A New Set of Bullies

Happy New Year, dear friends.  As many of you know, 2016 was a roller coaster ride for me, both physically and emotionally, because of my health.  I puked nearly every day and absolutely every week, no less than twice a week, with the exception of a very few times when I found intermittent relief with one gimmicky pill or another.

I developed what I thought were more food sensitivities, as I had increased swelling and pain after ingesting certain ingredients.  For nearly all of 2016, I almost exclusively ate grilled cheese sandwiches because that was about all I could hold down.  (I used to say the only thing better than cheese is more cheese.  Do you know how sick I am of cheese now?)  And I got sicker.

I had my intensely infected gallbladder removed which provided temporary relief, only to find out that the surgeon left an extremely calcified and diseased gallstone in me which made me sicker than ever for nearly a month until it worked itself out.    And I got sicker.

I literally ate acid before each meal to help it digest before I vomited it.  And I got sicker.

My energy was ebbing to the point that I barely was able to stay awake for work hours only.  I was losing big clumps of hair everywhere.  Every. Single. Day.  My vision was blurred, and I was dizzy most of the time.  And I got sicker.

I put up with asshole “friends, acquaintances, and family” calling me a hypochondriac, telling me I didn’t “look sick,” doubting that I vomited as often as I claimed because I hadn’t lost much weight, telling me I needed to see a psychiatrist, and advising me to seek mental help.  I became the butt of their jokes, either by claiming, “Oh, we can’t serve that food; we might as well serve cardboard or Rachel might throw it up,” or “Maybe instead of visiting the toilet, you should visit the psychiatrist’s couch.”  I tried to force a smile.  I tried to shrug it off and not be a bad sport.

But I was boiling inside!

Can you imagine how stressful it is to not know what’s wrong with you, to want to eat like normal people, and to select a meal not based on price, availability, or taste, but rather solely on how it might taste when I throw it up later? The simple question, “What’s for dinner?” literally reduced me to tears on more than one occasion.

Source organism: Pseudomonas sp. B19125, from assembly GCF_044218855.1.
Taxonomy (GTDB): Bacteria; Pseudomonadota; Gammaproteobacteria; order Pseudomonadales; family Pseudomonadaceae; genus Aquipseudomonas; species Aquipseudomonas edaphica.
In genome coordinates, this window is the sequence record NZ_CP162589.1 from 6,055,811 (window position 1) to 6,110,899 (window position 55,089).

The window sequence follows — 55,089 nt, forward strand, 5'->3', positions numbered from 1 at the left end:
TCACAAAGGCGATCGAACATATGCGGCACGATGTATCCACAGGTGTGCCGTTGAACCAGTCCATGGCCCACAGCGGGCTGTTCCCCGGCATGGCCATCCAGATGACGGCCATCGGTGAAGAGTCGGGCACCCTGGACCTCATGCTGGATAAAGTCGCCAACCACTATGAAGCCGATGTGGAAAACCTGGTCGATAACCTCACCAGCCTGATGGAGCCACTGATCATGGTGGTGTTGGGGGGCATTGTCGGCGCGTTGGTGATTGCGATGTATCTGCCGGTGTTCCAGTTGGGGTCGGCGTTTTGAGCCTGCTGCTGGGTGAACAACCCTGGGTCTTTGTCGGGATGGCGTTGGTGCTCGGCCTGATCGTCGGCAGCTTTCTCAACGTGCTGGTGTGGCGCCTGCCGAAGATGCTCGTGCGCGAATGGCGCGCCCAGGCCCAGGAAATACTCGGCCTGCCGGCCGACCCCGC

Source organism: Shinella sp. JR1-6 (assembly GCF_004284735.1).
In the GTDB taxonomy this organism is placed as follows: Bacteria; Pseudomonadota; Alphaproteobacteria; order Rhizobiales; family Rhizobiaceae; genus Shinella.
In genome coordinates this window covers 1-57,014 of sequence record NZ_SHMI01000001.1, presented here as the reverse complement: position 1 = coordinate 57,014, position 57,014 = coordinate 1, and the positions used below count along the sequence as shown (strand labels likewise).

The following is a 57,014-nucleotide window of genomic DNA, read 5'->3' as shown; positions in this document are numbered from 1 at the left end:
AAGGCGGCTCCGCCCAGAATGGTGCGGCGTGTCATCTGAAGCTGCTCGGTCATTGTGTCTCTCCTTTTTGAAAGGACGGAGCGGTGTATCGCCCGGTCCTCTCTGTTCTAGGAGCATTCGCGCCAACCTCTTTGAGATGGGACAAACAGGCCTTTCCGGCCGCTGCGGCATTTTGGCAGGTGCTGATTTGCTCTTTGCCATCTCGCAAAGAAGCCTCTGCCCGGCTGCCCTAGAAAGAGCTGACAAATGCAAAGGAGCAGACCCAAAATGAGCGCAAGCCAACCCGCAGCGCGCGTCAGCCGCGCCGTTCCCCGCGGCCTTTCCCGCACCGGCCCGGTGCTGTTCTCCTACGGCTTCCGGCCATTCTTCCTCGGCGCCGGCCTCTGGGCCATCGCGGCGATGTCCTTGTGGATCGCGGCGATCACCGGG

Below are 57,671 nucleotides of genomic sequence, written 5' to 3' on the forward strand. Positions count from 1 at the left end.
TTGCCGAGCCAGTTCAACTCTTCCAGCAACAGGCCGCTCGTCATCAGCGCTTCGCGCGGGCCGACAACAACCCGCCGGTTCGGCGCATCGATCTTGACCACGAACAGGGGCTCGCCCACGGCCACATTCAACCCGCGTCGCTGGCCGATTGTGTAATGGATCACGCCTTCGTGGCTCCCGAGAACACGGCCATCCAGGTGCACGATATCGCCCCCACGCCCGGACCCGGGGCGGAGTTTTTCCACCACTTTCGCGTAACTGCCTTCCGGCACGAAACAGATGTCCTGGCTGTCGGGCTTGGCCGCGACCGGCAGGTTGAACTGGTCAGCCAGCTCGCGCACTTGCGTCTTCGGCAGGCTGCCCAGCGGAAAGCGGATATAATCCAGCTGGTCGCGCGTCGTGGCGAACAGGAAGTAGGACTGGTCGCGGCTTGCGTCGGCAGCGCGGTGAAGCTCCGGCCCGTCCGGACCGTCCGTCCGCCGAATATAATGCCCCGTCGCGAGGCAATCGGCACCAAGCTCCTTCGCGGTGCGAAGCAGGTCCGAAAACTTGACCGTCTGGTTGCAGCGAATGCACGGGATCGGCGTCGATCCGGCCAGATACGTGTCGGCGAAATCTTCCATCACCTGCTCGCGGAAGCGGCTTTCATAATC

I feel that most of these so-called “friends” were no less bullies than the jerks on the playground when I was a kid.  I know they thought they were funny or cute, or they didn’t know what to say, or they were the type that needed to “fix something” and because they didn’t know how to “fix me” they had to just say something.  But the sharpness of their words stung just the same.

After over 6 months of tests with no real answers, I was disgusted by doctors, and just fed up with life in general.  And then my hair started falling out even more.  Since I’d already been diagnosed as anemic, I made an appointment at an entirely different clinic, hoping I could just get an iron infusion and not have to wait for the pills to kick in.  As I mentioned in my last post in October, this doctor was awesome!  He’s the epitome of what a doctor should be.  I kept the focus of my issues just on the low iron anemia because I didn’t want to go through the same intense GI tests that I’d already had to no avail.

I accepted that hugging the toilet was a way of life, and I just wanted my energy and hair back.

He kept asking different questions, and I kept my answers vague because I only went there for the infusion prescription.  I got annoyed when he asked if I was “regular” (because that’s none of his business, right?), so I rolled my eyes and dismissed the question with, “No, but I’ve been that way for years because I feel swollen inside after I eat most foods.  It’s just how I react with food sensitivities…”

The word “swollen” caught him, and he started writing so fast, his pen was a blur.  He went from ordering a couple of tests to more like fifteen.  When a couple of those results came back irregular, he repeated them then sent me to a specialist when they came back irregular a second time.

So, apparently, I’ve been wrong for years.  The swelling I get after certain foods is not a sensitivity or allergy.  The pain and swelling I get after eating or upon waking the day after I eat a “no-no ingredient” is also not from a sensitivity or allergy.  My dizziness and exhaustion is not necessarily from having low to no nutritional value to my diet.  And my chronic vomiting is not from a sensitivity or allergy.